Malawi: A country on the edge of collapse | by Reinford Mwangonde

by Oct 17, 2011Africa

Malawi’s president recently declared war on his citizens after they shook the country with protests on 20 July 2011, doubtful of their leader’s ability to alleviate the country’s problems. At the opening of an agricultural fair in the southern commercial city of Blantyre, the president made a speech that clearly showed his refusal to listen to the people’s demands. He gave homage to Bishop Zuza, the chairperson of the Episcopal Conference of Malawi (a grouping of all interfaith denominations in Malawi), who stated at a vigil for peace that the country’s current issues are a result of the people’s own making. The bishop also said that Malawians should unite rather than point fingers-at the government to find solutions. The president was very touched by the latter’s ‘candid’ ceremony. Angered civil society organisations  cancelled protest actions planned for 17 August to give dialogue a chance under the facilitation of the United Nations.
Malawi was ruled by the dictator Kamuzu Banda for three decades, until the early nineties, and the recent protests are the first since the country pushed for a multi-party democracy. This year, the riots were unprecedentedly violent: on 20 July, 19 people lost their lives. The protests were led by human rights activists, students, churches and opposition parties and were joined by the general public in the quest for better democratic institutions, good governance and poverty reduction in the country. Citizens were protesting against rising poverty levels, the lack of basic social services (particularly water and electricity), the mismanagement of the economy, the trampling of democratic freedoms and the corruption from senior government officials – especially as the rumoUr ran that the younger brother of the president will be the next in power, after the upcoming 2014 elections. The death of those 19 innocent civilians occurred as the police and military personnel fired live ammunition at peaceful protesters to quell the uprising. Two hundred and seventy-five people were arrested for unknown reasons. The President, Bingu waMutharika, made things significantly worse by threatening to ‘smoke out’ organisers of the protests.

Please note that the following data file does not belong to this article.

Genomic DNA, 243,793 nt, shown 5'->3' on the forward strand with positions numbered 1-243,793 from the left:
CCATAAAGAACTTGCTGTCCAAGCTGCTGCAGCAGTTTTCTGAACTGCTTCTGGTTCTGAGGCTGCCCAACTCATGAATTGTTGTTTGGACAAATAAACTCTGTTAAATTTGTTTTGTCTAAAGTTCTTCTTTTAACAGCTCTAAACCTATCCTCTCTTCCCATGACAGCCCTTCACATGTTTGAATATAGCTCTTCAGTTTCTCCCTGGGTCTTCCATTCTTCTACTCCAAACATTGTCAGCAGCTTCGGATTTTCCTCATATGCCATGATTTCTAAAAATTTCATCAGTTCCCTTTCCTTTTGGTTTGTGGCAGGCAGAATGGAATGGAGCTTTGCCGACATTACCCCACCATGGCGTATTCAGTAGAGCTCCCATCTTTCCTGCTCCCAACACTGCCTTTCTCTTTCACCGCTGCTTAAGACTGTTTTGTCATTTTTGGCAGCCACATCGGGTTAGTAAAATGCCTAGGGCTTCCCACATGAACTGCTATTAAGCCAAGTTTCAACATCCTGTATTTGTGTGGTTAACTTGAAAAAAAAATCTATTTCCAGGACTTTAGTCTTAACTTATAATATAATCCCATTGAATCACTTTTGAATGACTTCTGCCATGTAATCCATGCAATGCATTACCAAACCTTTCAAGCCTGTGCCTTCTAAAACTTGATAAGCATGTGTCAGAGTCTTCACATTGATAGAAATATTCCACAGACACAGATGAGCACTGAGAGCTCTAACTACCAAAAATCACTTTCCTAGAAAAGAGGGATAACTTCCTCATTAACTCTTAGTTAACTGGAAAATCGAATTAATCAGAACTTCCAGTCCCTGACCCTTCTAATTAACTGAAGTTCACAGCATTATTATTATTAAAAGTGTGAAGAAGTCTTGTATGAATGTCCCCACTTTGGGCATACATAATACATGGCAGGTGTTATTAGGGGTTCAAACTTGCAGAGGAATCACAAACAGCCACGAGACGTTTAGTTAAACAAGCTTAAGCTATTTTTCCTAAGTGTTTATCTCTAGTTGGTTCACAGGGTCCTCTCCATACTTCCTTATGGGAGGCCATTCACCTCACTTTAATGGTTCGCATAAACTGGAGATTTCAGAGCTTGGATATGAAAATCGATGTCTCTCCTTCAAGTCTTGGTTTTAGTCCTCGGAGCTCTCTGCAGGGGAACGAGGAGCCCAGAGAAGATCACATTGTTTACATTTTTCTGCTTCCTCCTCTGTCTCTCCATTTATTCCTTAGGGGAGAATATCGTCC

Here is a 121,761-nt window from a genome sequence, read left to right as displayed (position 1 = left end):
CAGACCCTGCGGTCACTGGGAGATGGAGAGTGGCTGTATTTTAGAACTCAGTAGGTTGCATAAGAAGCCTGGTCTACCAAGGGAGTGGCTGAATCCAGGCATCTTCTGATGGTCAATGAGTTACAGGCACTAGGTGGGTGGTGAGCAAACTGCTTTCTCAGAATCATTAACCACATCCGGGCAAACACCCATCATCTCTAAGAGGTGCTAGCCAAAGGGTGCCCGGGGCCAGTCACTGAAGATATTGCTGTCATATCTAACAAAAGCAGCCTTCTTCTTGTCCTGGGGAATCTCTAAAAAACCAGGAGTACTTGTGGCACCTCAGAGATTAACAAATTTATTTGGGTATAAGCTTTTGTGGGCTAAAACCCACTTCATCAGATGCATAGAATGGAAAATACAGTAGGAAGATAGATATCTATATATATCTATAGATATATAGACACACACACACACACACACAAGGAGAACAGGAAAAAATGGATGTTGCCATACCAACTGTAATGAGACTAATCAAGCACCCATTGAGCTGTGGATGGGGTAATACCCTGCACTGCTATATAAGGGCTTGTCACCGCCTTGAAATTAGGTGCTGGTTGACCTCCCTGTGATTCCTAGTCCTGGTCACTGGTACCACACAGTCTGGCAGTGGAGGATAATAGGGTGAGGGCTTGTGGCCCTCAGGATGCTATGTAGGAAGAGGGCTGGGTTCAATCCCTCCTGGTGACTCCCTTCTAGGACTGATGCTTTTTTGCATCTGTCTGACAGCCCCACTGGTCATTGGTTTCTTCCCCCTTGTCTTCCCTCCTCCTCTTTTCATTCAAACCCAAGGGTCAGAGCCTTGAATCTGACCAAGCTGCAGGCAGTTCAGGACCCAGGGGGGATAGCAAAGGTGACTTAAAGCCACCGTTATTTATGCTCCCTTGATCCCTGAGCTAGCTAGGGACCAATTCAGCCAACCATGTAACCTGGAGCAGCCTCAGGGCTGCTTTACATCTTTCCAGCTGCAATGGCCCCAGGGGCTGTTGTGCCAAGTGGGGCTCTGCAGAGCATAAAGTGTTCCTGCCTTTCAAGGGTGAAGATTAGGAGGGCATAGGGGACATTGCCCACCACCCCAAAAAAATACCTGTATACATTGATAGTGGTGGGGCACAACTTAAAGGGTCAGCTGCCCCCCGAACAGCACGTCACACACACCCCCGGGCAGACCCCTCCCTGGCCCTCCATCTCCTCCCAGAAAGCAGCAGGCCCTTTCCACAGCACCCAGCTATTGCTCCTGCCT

Malawi is undergoing profound political, social and economic volatilities due the alleged lack of good governance by the government of Bingu waMuntharika, who enjoyed economic gains in his first term of office. The President managed to bring food security to the table with his controversial agriculture inputs subsidy programme and received international accolades for contributing to the end of hunger in Malawi. He was also applauded for making food security an absolute priority when Malawi was the chair of the African Union in 2010. Malawians did give waMutharika a parliamentary majority in the 2009 elections. However, he has been abusing his majority power by introducing and passing draconian laws against the wishes of Malawian citizens.